Throughout my years working and serving with churches I have been surprised by how many ministries of the church operate in silos, not working together to build God’s Kingdom. Do you find that you are experiencing overlapping dates, are you overwhelming families having to choose between ministries, and always tapping into the same volunteer base? Collaborative ministry takes time and work, but the success of working together is amazing.
Some ways to address this challenge:
- Have staff and volunteers meet together regularly to brainstorm, vent and plan. In successful meetings participants can share their frustrations with their ministry area. They brainstorm together to develop possible solutions. They repeatedly asked themselves how their ministry area could be part of the solution. A common thread they may hear is ministries not supporting each other in terms of staffing, volunteers, and marketing.
- If you have many families in programs like VBS, Sports Ministry, and childcare but not fully engaged in the life of the church, develop a plan to invite people to take the next step and discover what other ministries the church offers. Be intentional and plan those next steps. For example, throughout VBS share highlights of your worship service and make sure your pastors are involved so families can connect with them in a welcoming environment. Send home flyers/newsletters throughout the week that share your upcoming Sermon Series and ministry happenings. Share entry points where other family members might get connected, especially youth. Follow these steps for all program offerings.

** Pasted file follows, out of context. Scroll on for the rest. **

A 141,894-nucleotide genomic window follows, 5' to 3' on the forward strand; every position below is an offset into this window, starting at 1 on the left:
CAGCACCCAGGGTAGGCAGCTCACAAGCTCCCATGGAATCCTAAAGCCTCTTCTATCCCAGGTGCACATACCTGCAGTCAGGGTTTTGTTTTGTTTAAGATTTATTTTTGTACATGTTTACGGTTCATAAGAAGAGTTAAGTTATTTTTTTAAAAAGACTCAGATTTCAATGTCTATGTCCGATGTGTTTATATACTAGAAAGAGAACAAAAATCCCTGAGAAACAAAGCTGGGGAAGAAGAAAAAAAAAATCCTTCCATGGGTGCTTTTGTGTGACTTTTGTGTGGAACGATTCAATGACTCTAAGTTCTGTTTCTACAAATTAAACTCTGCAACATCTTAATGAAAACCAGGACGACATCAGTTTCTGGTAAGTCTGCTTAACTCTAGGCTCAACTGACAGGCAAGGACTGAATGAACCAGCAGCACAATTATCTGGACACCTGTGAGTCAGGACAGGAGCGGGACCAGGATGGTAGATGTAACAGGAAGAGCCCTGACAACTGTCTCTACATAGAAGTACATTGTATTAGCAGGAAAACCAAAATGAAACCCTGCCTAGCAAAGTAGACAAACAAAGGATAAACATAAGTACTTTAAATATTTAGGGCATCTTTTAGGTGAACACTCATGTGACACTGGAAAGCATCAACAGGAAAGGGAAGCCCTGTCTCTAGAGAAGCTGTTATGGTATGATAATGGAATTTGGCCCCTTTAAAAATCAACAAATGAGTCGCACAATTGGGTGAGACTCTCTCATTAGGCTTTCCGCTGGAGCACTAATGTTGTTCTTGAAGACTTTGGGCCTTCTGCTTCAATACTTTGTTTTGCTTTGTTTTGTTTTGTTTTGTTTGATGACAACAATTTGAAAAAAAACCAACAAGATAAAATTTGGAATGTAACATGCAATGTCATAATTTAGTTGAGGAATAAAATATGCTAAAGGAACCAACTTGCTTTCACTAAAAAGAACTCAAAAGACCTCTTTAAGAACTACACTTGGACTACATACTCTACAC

- When hosting community events like a School’s Out Party, Rummage Sales, Bake Sales, Moms of Preschoolers (MOPS) etc., use the opportunity to make participants aware of ministry offerings. Help them “Connect the Dots”. Some people just need that simple invite!
- No matter the size of your church, the staff must be a united team and visibly support each other by your presence.
- There are many reasons that feed into ministry areas not working together, the most common being, a lack of shared vision. Always ask the question, “Is this event/program helping achieve the vision of your church?” If not, how can it be readjusted to meet the vision.
Collaborative Ministry is more than teamwork… it is working and serving together to build God’s Kingdom.
Children’s Ministry Advocate